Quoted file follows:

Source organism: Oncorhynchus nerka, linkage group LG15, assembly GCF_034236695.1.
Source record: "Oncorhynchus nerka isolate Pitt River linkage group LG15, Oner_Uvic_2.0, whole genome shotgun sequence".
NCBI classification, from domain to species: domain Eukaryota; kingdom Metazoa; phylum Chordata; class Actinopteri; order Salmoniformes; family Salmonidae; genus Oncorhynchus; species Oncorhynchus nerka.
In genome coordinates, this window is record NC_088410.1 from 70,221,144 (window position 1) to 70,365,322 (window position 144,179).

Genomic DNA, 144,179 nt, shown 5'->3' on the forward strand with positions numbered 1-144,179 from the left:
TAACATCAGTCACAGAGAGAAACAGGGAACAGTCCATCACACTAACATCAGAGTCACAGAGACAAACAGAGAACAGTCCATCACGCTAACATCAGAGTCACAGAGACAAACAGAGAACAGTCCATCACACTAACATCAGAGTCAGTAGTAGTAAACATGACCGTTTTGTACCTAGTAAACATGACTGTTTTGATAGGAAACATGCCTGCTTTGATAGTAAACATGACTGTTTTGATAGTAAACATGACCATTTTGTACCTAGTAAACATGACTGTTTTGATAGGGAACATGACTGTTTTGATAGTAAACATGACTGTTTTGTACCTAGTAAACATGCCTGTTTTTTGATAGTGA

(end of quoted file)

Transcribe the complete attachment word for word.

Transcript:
Source organism: Oncorhynchus nerka, linkage group LG15, assembly GCF_034236695.1.
Source record: "Oncorhynchus nerka isolate Pitt River linkage group LG15, Oner_Uvic_2.0, whole genome shotgun sequence".
NCBI classification, from domain to species: domain Eukaryota; kingdom Metazoa; phylum Chordata; class Actinopteri; order Salmoniformes; family Salmonidae; genus Oncorhynchus; species Oncorhynchus nerka.
In genome coordinates, this window is record NC_088410.1 from 70,221,144 (window position 1) to 70,365,322 (window position 144,179).

Genomic DNA, 144,179 nt, shown 5'->3' on the forward strand with positions numbered 1-144,179 from the left:
TAACATCAGTCACAGAGAGAAACAGGGAACAGTCCATCACACTAACATCAGAGTCACAGAGACAAACAGAGAACAGTCCATCACGCTAACATCAGAGTCACAGAGACAAACAGAGAACAGTCCATCACACTAACATCAGAGTCAGTAGTAGTAAACATGACCGTTTTGTACCTAGTAAACATGACTGTTTTGATAGGAAACATGCCTGCTTTGATAGTAAACATGACTGTTTTGATAGTAAACATGACCATTTTGTACCTAGTAAACATGACTGTTTTGATAGGGAACATGACTGTTTTGATAGTAAACATGACTGTTTTGTACCTAGTAAACATGCCTGTTTTTTGATAGTGA